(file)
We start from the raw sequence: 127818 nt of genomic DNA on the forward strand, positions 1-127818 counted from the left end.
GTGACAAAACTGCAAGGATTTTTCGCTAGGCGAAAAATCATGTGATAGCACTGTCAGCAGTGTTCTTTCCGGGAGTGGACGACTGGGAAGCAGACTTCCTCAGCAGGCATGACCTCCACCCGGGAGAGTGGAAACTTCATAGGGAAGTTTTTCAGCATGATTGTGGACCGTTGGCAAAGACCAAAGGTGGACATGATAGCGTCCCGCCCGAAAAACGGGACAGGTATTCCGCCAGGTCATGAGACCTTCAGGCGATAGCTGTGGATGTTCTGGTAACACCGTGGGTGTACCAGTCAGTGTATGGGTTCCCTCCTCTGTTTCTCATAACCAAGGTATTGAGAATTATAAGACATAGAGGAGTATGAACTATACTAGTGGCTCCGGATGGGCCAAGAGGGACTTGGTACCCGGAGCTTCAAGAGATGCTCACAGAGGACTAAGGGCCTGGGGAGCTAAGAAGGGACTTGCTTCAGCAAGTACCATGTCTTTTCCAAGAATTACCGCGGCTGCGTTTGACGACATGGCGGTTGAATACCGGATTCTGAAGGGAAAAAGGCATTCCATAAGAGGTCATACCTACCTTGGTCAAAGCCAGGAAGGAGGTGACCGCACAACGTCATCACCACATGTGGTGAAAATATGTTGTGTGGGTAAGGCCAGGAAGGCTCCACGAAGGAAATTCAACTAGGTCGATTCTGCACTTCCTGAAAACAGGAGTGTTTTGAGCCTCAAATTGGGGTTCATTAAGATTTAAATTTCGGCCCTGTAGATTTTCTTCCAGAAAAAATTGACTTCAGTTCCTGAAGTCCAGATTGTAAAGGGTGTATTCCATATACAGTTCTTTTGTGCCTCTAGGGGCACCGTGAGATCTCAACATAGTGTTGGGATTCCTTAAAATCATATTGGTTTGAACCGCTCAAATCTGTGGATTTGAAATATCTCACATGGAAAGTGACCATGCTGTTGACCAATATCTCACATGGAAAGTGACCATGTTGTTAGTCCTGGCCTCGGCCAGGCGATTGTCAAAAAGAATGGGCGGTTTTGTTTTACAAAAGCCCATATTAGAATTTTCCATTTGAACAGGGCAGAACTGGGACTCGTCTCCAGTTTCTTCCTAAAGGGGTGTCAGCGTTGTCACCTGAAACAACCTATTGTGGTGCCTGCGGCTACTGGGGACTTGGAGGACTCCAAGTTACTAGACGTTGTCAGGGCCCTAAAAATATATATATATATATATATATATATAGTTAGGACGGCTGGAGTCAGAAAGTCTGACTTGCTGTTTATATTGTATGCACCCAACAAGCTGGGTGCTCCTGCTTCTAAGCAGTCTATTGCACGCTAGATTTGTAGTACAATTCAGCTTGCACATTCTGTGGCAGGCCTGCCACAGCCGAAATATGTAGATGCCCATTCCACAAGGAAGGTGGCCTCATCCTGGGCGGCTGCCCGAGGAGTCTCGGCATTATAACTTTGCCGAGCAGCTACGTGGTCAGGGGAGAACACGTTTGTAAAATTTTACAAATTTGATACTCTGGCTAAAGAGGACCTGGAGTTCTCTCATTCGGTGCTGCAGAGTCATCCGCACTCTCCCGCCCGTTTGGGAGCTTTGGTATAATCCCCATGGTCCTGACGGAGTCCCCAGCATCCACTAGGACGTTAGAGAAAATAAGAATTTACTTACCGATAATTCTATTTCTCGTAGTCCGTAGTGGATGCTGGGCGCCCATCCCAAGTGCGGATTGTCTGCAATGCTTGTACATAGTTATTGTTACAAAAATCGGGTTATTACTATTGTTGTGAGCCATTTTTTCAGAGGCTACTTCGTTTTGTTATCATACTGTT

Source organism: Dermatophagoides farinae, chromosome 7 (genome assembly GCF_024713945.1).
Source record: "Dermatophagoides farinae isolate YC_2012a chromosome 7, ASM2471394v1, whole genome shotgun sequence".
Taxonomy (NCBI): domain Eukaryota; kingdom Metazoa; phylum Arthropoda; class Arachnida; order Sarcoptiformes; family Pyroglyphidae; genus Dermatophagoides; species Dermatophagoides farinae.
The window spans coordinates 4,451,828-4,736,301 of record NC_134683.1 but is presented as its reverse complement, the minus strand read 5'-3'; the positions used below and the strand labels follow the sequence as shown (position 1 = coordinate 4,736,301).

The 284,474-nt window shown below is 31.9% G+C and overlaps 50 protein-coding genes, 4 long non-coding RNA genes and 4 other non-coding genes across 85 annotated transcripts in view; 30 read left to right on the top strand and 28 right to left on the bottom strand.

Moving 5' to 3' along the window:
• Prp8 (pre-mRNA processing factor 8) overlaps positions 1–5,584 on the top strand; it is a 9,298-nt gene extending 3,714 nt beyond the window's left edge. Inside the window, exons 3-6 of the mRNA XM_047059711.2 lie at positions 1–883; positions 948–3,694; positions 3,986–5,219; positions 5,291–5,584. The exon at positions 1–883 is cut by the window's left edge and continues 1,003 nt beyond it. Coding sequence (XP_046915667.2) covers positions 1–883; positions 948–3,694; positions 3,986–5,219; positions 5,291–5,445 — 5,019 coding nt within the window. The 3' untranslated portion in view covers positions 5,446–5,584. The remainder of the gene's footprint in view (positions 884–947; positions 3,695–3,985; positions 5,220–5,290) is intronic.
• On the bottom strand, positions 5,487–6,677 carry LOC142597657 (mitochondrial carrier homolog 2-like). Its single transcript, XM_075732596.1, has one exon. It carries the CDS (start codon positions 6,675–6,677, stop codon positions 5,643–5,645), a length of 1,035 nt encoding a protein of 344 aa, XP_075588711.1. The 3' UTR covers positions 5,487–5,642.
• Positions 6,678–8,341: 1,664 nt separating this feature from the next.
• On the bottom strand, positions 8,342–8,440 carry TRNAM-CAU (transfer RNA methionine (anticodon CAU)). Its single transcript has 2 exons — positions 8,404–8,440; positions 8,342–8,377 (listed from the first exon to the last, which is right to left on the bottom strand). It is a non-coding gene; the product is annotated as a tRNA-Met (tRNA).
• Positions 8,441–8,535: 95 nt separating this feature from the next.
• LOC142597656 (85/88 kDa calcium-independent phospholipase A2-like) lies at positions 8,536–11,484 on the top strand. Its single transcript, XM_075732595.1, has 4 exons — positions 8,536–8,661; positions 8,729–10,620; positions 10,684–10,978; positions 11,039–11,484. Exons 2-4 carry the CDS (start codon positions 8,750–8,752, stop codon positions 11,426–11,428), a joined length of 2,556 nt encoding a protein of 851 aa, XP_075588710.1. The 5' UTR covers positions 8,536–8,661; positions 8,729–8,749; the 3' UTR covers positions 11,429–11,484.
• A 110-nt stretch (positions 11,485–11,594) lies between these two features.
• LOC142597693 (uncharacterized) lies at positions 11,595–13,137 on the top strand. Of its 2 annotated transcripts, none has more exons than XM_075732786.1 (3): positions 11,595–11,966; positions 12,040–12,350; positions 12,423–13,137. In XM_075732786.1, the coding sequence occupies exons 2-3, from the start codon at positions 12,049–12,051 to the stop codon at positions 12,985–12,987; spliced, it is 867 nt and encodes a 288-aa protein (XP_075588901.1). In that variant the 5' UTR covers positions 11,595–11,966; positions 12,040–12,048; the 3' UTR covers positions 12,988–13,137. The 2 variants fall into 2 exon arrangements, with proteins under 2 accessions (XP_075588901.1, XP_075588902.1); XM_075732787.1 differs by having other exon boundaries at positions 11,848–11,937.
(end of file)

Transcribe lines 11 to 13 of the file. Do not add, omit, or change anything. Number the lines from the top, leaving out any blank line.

• Positions 6,678–8,341: 1,664 nt separating this feature from the next.
• On the bottom strand, positions 8,342–8,440 carry TRNAM-CAU (transfer RNA methionine (anticodon CAU)). Its single transcript has 2 exons — positions 8,404–8,440; positions 8,342–8,377 (listed from the first exon to the last, which is right to left on the bottom strand). It is a non-coding gene; the product is annotated as a tRNA-Met (tRNA).
• Positions 8,441–8,535: 95 nt separating this feature from the next.